Individual intervention is an important feature of water supply in other ways too. In one municipal corporations, on querying the 25% of municipal water which was listed as unbilled on the balance I was told that it was free supply to slums. The official’s tone suggested he was aware that this was not in line with expectations of efficient governance and was keen to point out that it would soon be stopped. As municipal ‘demolition drives’ of slum clusters had again been taking place that week, this seemed plausible. I asked about the challenges in implementing JNNURM reforms. He had received a death threat two days previously connected to an anti-encroachment drive and been placed under police protection:
‘Since this is a local body, there are elected representatives in the body and these people are accountable to the voters. Every time there is demand from the voters, these people come to us and say that these people have this demand, these people have this demand. Many of times the demands are not perfectly fitting in the framework of law. Like, suppose that a family is not paying water tax for the last six months and we go and cut the connection. That fellow goes to the elected representative and says that “I am a poor man, please help me my water connection is cut” and then our people say that “well but he has to pay first, otherwise I can’t restore his connection” and there starts the debate and argument.’
In Pune, Pimpri-Chinchwad and Delhi, ownership of private water supply companies by politicians is common knowledge and was mentioned in several interviews[xxiv]. One researcher who had been working on municipal governance reforms pointed out that opening up urban services to private sector companies also allowed politicians to start-up companies which would be well placed to bid for the work in solid waste management, transport or construction[xxv]. Another mentioned conflicts of interest between tanker companies owned by politicians and water shortage in areas of the city[xxvi].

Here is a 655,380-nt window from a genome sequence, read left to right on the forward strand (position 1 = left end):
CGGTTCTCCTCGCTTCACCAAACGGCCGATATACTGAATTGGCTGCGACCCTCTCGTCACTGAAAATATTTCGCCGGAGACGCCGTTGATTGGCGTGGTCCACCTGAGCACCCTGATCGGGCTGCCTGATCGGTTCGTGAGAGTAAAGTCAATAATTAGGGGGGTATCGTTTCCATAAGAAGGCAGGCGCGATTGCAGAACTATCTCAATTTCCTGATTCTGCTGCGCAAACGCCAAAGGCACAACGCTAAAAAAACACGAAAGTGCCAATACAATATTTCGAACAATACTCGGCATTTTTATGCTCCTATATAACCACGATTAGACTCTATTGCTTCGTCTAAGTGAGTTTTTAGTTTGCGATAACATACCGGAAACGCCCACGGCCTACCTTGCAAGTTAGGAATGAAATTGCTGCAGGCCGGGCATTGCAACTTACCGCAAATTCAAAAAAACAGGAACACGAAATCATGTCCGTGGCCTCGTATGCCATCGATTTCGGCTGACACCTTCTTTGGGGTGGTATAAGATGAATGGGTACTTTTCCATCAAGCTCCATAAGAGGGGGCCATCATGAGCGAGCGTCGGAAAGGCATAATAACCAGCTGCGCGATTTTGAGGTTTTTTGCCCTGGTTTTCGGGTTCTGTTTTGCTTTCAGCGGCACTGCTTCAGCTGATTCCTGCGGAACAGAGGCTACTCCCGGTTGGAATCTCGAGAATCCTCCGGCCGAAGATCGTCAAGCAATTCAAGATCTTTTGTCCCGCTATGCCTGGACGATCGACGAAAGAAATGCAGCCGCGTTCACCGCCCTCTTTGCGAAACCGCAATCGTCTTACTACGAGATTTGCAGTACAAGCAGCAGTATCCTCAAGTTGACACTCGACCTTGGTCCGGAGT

A crucial issue in the introduction of ICT into urban governance is whether there is any connection between the employees or agencies monitoring the data and those with the authority and inclination to act on it. Equipping water tankers with GIS would be a case in point. This may pose greater challenges administratively than technically. In Delhi, government moves against the ‘water mafia’ saw plans to fit GPS sensors into some of the water tanker fleet in 2012. The previous arrangement fitted more with an observed tendency for government to isolate ICT projects from other aspects of governance. Even when the software functions well and is monitored, the para-statal providing the data tracking functions is also not part of the water utilities functional hierarchy and has no responsibility to manage discrepancies. Then when tankers are hired in from a small number of large companies even the water utility staff have a limited ability to ensure compliance. If this chain of dependencies is in place we may then have a conflict with the political economy of tanker supply, both at the level of drivers and the fleet as a whole. The Aam Aadmi Party’s move to make the GIS data from water tankers publicly available is an important step towards bringing greater public accountability into the system. However, the recent headlines around claims of irregularity in water tanker hiring in Delhi, suggest that we may need to be see these technical fixes as meshed within a larger political ecosystem (Vatsa 2015).